Concerning the waterlines, the making of paper on wire frames was invented by the Goths in Spain between the years 1035 when Toledo was conquered, and 1238 when Valencia was conquered. They already used watermills and stamping techniques to process cotton tatters. See: Meyers Conversations Lexicon; art. Paper.
[...] Remember this: no chlorine and no amylose, therefore no machine-made paper. I would be surprised if the ink is anything else than pure lamp-soot, that remains black and does not corrode the paper.


11) Dr. Ottema to L.F. Over de Linden, 03-03-1877:
(About a letter he had received from E. Leyte, editor of the German Correspondent in Baltimore, dated 6-2-1877.)

The author informed me that in the wide mouth of the Amazon River, a group of islands is located, known as 'Inkas Islands', and inhabited to date by a human race with blue eyes and blond hair.
This information was of great value to me, because until now I had found nothing, that I could use to determine with some probability, a spot where Inka might have landed. I always expected that he would have ended up somewhere at the north-coast of Brasil, but now it has become clear to me, that the name of these islands keep a memory to Inka, and prove that he sailed and settled there with his fleet. The descendants of this colony of Frisians and Fins (specially the latter) will have moved land-inwards along the coasts of the Amazon River during many centuries, until they arrived at the west coast of America, where they were found back in Chile and Peru, 3500 years later.
Isn't it remarkable that someone in Baltimore is motivated to send me a message that unexpectedly explains such a great mystery?
And isn't it remarkable as well that on those Inka Islands the Frisian type was preserved, and in Peru and Chile the Finnish type is found?


12) Dr. Ottema to L.F. Over de Linden, 16-03-1877:

But now for something of great importance. The black lions of Apollonia with the Marsaten have been found in Switzerland! They had always bothered me, although I for myself was confident, that they someday would show up; because the OLB does not lie!
Mr. J. Dirks namely informed the meeting that he had received a letter from Switzerland, from one of his prehistoric congress friends, about archaeological finds there. In a collection of bones of various species (including humans), the remains had been found of lions of a special species, that is now extinct. For us this is a colossal discovery!


13) Dr. Ottema to L.F. Over de Linden, 04-05-1877:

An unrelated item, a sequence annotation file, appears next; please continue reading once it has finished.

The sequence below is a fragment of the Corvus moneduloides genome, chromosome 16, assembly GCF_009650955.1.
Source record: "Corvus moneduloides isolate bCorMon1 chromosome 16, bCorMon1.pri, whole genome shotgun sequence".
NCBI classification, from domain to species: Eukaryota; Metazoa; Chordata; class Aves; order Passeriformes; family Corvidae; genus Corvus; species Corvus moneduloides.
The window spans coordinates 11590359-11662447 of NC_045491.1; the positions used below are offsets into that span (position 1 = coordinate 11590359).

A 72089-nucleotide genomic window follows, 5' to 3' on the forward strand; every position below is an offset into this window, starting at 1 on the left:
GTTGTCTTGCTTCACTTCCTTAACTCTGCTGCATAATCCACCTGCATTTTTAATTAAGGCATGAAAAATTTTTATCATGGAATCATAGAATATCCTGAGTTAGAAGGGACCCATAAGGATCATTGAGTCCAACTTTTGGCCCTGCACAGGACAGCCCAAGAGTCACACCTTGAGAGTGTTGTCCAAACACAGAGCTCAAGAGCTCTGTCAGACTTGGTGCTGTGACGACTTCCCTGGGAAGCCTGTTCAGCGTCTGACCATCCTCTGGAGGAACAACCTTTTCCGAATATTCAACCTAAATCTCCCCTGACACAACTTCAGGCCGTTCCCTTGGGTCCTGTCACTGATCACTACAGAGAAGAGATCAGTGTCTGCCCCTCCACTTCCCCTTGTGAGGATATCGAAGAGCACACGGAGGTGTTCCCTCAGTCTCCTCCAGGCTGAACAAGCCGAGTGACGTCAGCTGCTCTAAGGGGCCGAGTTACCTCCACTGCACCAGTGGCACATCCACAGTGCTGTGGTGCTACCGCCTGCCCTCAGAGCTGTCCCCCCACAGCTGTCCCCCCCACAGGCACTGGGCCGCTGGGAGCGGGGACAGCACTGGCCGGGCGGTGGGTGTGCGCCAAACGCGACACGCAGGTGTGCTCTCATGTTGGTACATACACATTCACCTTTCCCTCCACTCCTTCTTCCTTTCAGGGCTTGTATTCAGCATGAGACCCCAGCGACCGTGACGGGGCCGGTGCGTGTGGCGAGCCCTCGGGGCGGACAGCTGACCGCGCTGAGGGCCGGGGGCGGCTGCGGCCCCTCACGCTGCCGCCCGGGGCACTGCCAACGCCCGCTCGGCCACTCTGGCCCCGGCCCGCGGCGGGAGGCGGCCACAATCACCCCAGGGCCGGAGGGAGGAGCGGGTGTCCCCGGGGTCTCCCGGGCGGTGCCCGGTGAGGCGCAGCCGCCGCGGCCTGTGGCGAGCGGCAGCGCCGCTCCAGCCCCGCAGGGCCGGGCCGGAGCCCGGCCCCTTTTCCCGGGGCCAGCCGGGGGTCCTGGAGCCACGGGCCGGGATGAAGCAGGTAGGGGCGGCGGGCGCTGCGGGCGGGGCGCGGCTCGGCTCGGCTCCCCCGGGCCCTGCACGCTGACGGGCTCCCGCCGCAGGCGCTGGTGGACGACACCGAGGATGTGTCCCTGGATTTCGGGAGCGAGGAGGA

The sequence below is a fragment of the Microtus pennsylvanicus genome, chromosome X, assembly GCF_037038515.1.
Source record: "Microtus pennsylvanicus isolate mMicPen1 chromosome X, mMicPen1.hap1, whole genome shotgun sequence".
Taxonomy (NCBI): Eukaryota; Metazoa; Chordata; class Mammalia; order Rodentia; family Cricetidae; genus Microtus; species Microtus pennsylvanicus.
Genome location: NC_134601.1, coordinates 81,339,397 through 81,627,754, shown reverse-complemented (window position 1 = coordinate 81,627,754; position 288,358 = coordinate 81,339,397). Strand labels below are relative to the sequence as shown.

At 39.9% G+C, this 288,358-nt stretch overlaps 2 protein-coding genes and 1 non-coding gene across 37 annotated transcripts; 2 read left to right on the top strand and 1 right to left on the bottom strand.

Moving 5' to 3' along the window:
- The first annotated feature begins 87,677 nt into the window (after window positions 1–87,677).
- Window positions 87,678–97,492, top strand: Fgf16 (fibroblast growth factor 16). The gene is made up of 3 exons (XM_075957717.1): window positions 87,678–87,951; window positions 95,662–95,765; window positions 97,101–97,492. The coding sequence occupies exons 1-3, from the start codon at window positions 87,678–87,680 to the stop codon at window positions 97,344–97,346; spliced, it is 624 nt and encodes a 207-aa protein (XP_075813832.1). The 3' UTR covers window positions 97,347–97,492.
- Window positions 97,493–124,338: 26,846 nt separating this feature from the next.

These days I realised something concerning Beckering Vinckers' accusation of a cunningly devised plan.
Your father did not have a plan to have the manuscript printed or made public. Under pressure of Verwijs, and when the content was still unknown to him, he had initially agreed, but when he got disappointed that Verwijs did not keep his promise [to translate the manuscript], your father believed he was no longer bound to the permission he had given. Please read our letters from early 1871 (I think), and you will see how he resisted with tooth and nail against my plan for publication. Someone who wants to mislead the world would not do that, he would have grabbed the opportunity to carry out his deception with both hands. Kuipers [the printer] and I almost had to force him, and harsh words were exchanged.


14) Dr. Ottema to L.F. Over de Linden, 19-05-1877:

Dear Sir!
The publication of your defence was well received. Whoever I asked thought the booklet was well written and had read it with pleasure. I sent a copy to Dr. Vitringa, trusting that he will mention it in the Deventer Newspaper, just like he discussed Beckering Vinckers' brochure.
As always busy researching, rethinking and collecting, I have elaborated a comment these days, that I will explain to you. Concerning the manuscript it is important, specially because Suffridus Petrus, de Scriptoribus Frisiae mentions in his introduction, that Friso left several writings, one of them a travel diary and biography; that he had written them in the Frisian language and with Greek characters, and that his successors wrote just like that, until the times that the Roman script became current in Germania.
He did not mention how or where he had learned about that (as was not his habit), but he can not have sucked that out of his thumb.
Something must have come to his knowledge of Frisian notes, from the times in which the Ovira Lindas wrote, and that travel diary (about the journey from India to Friesland) may be related to Ljudgert's diary.
Informations like this from Suffridus used to be considered as fabulations, but among those fabulations there may turn out to be more truth than was presumed. It is also acknowledged that Suffridus Petrus never lied, but that he would have copied from earlier sources.
Receive this letter in good health and be friendly greeted.
P.S. I may have an immodest request: can I keep the copy of Volney, as a souvenir to your father?